Goldman Sachs left Russia due to Ukraine’s invasion

A sign is displayed in the reception area of ​​Goldman Sachs in Sydney, Australia.

David Gray | Reuters

Goldman Sachs said it was leaving Russia, becoming the first major global investment bank to do so after it invaded neighboring Ukraine last month.

The bank said Thursday in an emailed statement that it was working to cease operations in Russia.

A spokesman for the bank said: “Goldman Sachs is severing its business in Russia to comply with licensing and regulatory requirements. “We are focused on assisting our customers globally in managing or fulfilling pre-existing obligations in the marketplace and ensuring people’s lives.”

The move is the latest sign of Russia’s growing isolation in the third week of President Vladimir Putin’s campaign to topple the Ukrainian government. Tech companies include Apple and Google and payment companies like Passport and Master Card were among the first to withdraw from Russia, followed by retail brands including McDonald’s and Starbucks.

Most of the major US banks have modest operations in Russia, a geographically large country with a relatively small economy. Citigroup has the largest exposure through the end of 2021 at $9.8 billion, according to the filing. Goldman is estimated to be worth $940 million, including $650 million in credit, or 10 basis points less of its total assets, according to for Bank of America analysts.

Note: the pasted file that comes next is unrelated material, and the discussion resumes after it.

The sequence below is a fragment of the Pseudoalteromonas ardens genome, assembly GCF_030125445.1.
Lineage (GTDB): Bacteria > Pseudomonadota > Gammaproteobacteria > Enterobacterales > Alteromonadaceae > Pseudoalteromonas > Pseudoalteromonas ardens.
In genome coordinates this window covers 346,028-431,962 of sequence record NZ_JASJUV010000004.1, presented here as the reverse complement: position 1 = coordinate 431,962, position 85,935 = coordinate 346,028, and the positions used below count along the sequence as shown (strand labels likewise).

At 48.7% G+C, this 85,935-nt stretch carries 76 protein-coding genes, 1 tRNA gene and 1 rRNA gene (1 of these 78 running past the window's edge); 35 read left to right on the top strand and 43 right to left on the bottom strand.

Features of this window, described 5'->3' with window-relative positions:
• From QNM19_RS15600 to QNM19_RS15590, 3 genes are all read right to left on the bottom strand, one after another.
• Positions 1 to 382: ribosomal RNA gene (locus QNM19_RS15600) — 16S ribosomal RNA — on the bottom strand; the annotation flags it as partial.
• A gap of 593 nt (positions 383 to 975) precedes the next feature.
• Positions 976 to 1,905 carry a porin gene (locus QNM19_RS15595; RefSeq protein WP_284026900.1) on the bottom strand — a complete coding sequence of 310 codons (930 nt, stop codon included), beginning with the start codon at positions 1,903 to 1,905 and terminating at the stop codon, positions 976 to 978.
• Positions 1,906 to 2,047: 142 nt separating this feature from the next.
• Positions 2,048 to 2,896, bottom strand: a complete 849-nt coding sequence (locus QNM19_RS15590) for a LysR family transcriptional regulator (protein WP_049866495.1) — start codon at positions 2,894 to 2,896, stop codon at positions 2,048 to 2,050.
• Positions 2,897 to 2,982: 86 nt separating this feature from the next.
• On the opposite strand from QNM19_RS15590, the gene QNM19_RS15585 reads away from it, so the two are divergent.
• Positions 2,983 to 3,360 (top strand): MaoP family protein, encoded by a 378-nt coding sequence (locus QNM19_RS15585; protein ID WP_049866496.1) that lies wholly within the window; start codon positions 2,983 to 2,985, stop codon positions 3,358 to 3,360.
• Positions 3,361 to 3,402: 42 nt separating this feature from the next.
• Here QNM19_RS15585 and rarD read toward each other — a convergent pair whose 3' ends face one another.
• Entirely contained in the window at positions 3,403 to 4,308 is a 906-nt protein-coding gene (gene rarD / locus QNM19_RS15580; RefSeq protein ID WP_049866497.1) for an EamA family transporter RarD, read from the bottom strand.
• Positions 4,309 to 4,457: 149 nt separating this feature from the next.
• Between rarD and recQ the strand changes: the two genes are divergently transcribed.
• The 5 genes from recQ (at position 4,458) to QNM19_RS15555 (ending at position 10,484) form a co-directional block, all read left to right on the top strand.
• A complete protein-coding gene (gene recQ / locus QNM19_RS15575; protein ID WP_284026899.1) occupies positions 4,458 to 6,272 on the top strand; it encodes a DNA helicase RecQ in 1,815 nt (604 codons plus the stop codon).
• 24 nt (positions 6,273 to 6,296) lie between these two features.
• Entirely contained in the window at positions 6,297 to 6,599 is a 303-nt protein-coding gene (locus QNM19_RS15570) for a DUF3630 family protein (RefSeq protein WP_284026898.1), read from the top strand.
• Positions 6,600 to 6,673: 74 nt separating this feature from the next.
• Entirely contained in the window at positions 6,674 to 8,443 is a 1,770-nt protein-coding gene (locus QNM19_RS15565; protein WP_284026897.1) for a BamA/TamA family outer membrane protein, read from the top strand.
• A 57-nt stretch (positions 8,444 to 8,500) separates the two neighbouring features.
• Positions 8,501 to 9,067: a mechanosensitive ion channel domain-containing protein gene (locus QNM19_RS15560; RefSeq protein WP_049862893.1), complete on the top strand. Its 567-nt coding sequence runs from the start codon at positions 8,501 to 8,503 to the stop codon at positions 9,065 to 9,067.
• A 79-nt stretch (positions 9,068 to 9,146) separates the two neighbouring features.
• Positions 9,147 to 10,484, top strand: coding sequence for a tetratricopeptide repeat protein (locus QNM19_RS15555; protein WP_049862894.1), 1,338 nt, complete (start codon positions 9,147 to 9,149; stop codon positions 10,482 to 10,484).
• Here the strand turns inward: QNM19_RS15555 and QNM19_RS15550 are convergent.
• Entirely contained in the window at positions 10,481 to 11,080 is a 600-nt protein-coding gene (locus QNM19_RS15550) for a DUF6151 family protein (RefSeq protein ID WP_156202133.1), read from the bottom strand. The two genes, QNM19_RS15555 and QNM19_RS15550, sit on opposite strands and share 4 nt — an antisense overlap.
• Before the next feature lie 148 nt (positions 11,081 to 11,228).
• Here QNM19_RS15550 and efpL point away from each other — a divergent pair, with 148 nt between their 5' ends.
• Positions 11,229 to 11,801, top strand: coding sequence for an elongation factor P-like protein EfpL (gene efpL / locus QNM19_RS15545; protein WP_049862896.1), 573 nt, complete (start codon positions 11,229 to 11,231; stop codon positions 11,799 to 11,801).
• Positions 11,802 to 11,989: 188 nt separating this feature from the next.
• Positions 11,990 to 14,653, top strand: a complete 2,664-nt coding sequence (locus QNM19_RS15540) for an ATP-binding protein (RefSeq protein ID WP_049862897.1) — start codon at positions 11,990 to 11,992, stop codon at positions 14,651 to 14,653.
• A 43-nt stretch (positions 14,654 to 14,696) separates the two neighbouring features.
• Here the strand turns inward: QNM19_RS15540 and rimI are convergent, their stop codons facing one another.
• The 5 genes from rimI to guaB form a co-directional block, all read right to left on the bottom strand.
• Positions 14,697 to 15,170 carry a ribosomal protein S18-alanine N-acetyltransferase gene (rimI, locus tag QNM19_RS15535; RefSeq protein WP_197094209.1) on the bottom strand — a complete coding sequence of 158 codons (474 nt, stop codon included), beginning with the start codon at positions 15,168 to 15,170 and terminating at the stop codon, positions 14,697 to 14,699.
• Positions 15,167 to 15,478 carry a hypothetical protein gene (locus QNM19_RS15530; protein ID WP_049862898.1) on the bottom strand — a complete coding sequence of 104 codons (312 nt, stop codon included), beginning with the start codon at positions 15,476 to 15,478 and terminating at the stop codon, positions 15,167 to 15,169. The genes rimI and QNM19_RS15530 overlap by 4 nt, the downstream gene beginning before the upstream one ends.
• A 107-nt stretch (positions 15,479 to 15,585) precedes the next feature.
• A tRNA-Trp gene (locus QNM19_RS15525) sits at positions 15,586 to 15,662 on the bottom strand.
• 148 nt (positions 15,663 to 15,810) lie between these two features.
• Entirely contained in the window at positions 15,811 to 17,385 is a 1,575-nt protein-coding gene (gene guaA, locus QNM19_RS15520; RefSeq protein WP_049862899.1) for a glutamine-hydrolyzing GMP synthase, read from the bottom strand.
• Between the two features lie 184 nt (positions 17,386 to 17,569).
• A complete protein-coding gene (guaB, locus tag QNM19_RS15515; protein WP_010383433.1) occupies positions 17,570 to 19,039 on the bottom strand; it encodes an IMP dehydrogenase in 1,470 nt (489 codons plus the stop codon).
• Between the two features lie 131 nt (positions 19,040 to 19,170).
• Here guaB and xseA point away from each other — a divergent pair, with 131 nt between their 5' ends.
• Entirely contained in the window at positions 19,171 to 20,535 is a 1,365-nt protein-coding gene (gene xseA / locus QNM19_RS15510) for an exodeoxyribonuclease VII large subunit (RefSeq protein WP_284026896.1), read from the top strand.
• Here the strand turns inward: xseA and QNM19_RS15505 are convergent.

Meanwhile, banks include JPMorgan ChaseBank of America and Morgan Stanley Analysts, who did not disclose their contact with Russia in their filings, indicated that there were limited transactions with the country.

Citigroup revealed plans sold its operations in Russia last year as part of a strategic overhaul, before the conflict began. But the war has forced it to run consumer banking operations there on a “more restrictive” basis and may force Citigroup to simply shutter business.

While New York-based Goldman is closing its operations in Russia, it is still facilitating deals in debt securities tied to the country, according to Bloomberg, which first reported on the move. Bank.

“As a market maker that stands between buyers and sellers, we are helping our clients to minimize the risk of Russian securities traded on the secondary market, not seeking to speculate.” bank said.

With reporting from CNBC’s Jim Forkin.

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